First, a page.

By Yankuba Jallow
The Director General of WAMA Mr. Momodou Bamba Saho, said the Heads of States of the Economic Community of West African States (ECOWAS), in December 2017 endorsed a single currency that will be ready in 2020.
Saho made this and other remarks at the opening of a three day meeting of the Economic and Monetary Affairs and the Operation and Administration Committees of the West African Monetary Agency (WAMA). The joint meeting began yesterday at a local hotel in Kololi and will end on the 3rd of February 2018.
WAMA DG Saho said ECOWAS Economic activity was more resilient in the first half of 2017, with a growth rate estimated at 1.5%, compared to a contraction of 0.2% in the corresponding period of the preceding year. He said growth prospects for end 2017 are projected to be more favourable as the region was expected to record a growth rate of 2.2% after the near stagnation recorded in 2016. He affirmed that this favourable development was due to the effects of Ghana’s strong recovery and sustained economic dynamism in UEMOA coupled with the gradual rebound of economic activity in Nigeria, following a recession in the preceding year.
He said from the assessment of the progress made in the implementation of the ECOWAS Monetary Cooperation Program (EMCP), joint WAMA/WAMI/ECOWAS Commission on multilateral surveillance missions were carried out in April and September 2017, to review performance as at end December 2016 and end June 2017; that from the assessment, it showed that level of performance deteriorated, particularly with respect to the criterion on inflation.
He said despite these challenges, the outlook remains positive and hinges on the maintenance of macroeconomic stability as well as structural reforms, aimed at fostering private sector growth. He urged member states to strengthen their resolve towards maintaining microeconomic stability and put emphasis on economic diversification and improving the business climate in order to unleash the tremendous potential of the sub region, and achieve the objectives of the Monetary Cooperation Program.
Speaking at the opening ceremony, the keynote speaker and Governor of the Central Bank of the Gambia, Bakary Jammeh, said the sub-region faced challenges of varying degrees in recent past, including a decline in commodity prices, weather related causes and security. He said these factors did not only put pressure on the exchange rates and prices but hampered public finance and economic growth; that this resulted to the performance of member countries in terms of achieving convergence.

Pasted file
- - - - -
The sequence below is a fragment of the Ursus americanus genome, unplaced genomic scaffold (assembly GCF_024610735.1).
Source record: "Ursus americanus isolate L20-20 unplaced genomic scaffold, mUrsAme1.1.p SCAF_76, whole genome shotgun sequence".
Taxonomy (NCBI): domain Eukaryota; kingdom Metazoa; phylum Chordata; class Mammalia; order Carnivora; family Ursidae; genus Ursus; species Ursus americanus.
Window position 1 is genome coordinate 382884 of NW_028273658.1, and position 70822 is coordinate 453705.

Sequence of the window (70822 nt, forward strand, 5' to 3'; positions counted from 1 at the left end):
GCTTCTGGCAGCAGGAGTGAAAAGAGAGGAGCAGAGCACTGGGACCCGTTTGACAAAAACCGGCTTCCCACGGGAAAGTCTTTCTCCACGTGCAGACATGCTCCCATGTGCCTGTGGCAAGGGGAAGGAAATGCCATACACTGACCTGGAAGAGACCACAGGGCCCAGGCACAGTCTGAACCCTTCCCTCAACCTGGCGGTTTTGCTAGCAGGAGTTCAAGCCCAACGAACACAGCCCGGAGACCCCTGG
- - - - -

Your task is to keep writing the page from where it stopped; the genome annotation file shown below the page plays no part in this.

He said in spite of challenges, “our countries are making significant progress”; that they have made huge investments in the integration process; that they have made gains along the way including payment systems development, common external tariff, ECOWAS Trade liberalisation, amongst others.
In addition, the Governor said economies in ECOWAS have exhibited modest upswing movements; that the growth rate for the ECOWAS region was estimated at 2.2% in 2017, compared to a marginal growth of 0.2% in 2016; that this performance remained significantly below potential and not broadly inclusive; that deep reforms are needed to remove bottlenecks.
On the economy, Governor Jammeh said the Gambian economy has started to recover following the sharp growth slowdown in 2016. He said economic growth declined sharply from 4.3% in 2015 to 2.2% in 2016, but recovery is under way with a projected growth of 3% and 3.8% in 2017 and 2018 respectively. He said the rising trend in inflation has reversed from a high of 8.8% in January 2017 to 6.9% in December 2017, reflecting the stabilisation of the exchange rate and a gradual decrease in food prices; that the Gross International Reserves increased to about 4 months of imports cover and services in January 2018.
“Our fiscal position is much improved, thanks to the tight expenditure limits, fiscal consolidation and ongoing reforms”, he said.
“Despite these remarkable achievements, challenges remain, including the high level of public debt at 120% of GDP. Cognisant of the risk, we have developed a medium-term debt strategy (MTDS) with the aim of stabilising the debt. The strategy focuses on lengthening the maturity structure of the domestic debt to reduce the rollover risk and debt service. On external financing, greater reliance is on highly concessional loans and grants. Debt relief and restructuring the external debt would also free resources for poverty reduction” he said.
Governor Jammeh said the Presidential Task Force on the Single Currency Program met in October 2017 in Niger directed the Ministerial Committee to meet within three months to propose a new roadmap with a view to accelerating the creation of a single currency in 2020.
Other speaker included Mr. Moses K. Tule, who doubles as the Director of Monetary Policy at the Department of the Central Bank of Nigeria and the outgoing Chairman of the Technical Committee of WAMA.